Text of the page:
The recent increase in government funding and action to tackle poor Mental Health will require good evaluation to understand better what interventions have the biggest impact. One commitment in the Mental Health Strategy is to develop a mental health strategy data framework, recognising that good mental health is not the sole preserve of health services, or even public services. The mental health strategy data framework comprises two elements: a mental health quality indicator profile to illustrate the quality of services; and a mental health population framework to provide an accessible overview for those seeking to understand Scotland’s mental health and wellbeing at the population level. A full progress review of the Mental Health Strategy will be held in 2022 to ensure that lessons are learnt from actions to that point.
Commitments in the Scottish Government’s 2019-20 Programme for Government that relate to this Goal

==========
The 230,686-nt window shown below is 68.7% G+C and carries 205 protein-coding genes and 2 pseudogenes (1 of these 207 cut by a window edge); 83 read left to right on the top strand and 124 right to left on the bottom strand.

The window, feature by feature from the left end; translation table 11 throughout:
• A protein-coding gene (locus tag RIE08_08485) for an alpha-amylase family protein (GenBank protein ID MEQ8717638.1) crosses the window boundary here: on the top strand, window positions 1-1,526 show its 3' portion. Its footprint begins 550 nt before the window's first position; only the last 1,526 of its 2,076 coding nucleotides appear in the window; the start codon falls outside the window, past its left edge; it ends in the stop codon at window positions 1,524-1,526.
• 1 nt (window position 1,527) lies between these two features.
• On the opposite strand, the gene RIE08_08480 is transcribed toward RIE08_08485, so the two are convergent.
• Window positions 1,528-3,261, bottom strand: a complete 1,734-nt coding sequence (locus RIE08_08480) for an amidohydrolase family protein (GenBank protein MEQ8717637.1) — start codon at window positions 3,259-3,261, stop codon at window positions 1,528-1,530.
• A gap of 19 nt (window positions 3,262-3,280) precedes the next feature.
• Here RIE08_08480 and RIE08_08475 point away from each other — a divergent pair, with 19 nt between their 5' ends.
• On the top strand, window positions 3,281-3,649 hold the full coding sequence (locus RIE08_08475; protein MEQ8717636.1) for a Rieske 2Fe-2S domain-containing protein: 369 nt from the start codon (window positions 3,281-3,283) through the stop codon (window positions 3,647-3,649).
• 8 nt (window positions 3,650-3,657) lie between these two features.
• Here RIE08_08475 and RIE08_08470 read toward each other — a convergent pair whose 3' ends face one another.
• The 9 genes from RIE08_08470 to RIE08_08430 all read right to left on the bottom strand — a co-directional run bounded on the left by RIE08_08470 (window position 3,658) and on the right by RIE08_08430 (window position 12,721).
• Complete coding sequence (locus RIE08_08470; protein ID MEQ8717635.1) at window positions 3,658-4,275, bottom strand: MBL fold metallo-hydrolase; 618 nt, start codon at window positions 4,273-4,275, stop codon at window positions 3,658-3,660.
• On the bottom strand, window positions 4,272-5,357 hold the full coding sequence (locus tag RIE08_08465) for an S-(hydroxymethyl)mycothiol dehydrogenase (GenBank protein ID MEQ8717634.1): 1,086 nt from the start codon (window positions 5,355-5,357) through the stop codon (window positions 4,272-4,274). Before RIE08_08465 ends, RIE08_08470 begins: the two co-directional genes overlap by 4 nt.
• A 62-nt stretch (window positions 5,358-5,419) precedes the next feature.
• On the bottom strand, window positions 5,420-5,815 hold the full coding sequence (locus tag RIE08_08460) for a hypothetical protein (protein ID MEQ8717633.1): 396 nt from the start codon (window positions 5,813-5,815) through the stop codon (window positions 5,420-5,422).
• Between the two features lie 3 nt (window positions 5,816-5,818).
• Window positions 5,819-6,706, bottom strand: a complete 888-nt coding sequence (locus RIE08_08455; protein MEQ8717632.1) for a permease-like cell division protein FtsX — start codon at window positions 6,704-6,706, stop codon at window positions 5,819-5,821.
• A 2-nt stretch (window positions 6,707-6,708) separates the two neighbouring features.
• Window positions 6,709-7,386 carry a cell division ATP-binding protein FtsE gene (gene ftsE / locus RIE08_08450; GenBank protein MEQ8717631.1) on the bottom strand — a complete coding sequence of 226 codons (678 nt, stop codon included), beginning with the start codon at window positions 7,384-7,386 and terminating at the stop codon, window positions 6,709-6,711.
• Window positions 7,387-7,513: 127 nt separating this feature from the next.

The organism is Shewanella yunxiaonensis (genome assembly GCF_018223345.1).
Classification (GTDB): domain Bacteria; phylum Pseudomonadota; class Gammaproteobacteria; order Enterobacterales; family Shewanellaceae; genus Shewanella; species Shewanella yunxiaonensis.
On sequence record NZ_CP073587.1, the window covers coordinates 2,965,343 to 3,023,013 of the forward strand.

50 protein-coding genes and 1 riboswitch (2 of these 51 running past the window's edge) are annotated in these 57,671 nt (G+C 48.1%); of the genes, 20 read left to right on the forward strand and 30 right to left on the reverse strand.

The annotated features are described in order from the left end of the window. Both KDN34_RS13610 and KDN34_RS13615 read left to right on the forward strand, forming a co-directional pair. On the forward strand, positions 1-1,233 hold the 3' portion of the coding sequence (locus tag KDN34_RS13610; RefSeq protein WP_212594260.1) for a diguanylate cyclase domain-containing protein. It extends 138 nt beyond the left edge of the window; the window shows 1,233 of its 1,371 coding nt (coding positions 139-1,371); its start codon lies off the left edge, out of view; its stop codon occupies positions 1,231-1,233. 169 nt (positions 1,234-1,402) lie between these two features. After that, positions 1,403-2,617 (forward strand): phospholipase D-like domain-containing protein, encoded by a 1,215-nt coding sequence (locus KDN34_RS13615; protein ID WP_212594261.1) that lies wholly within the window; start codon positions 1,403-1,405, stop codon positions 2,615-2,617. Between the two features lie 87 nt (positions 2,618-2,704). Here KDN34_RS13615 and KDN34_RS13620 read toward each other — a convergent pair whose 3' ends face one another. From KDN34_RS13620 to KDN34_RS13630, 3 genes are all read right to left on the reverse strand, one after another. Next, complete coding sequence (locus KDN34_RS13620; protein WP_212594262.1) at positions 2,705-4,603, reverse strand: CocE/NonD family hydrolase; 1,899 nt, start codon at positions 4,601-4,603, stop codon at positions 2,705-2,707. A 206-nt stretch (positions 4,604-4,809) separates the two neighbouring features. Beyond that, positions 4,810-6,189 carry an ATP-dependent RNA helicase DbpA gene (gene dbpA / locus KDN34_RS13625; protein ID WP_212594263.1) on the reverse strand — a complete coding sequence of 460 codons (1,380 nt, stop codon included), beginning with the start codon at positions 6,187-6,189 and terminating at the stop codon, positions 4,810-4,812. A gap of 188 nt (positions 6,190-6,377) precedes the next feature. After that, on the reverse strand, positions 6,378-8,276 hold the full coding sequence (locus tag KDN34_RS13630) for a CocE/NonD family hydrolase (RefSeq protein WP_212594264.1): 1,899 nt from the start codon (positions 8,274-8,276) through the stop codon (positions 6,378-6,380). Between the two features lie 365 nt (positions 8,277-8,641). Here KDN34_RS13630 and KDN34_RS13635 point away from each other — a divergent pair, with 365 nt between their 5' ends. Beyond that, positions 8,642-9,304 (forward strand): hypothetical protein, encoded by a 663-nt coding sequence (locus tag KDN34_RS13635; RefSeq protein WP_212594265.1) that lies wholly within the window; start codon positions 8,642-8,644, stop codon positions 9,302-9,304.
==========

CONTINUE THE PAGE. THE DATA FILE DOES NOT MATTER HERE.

- An investment of an additional £20 million over two years to test new approaches and improve services to tackle the number of lives lost to drugs in Scotland. The Scottish Government will also consult on drug law reform, setting out the changes we would want to make to the 1971 Misuse of Drugs Act in the event the UK Government agrees to devolve the powers in the Act
- Increase the number of people treated each year for Hepatitis C and work to eliminate it in Scotland by 2024 by getting the message out that anyone how has been at risk should take action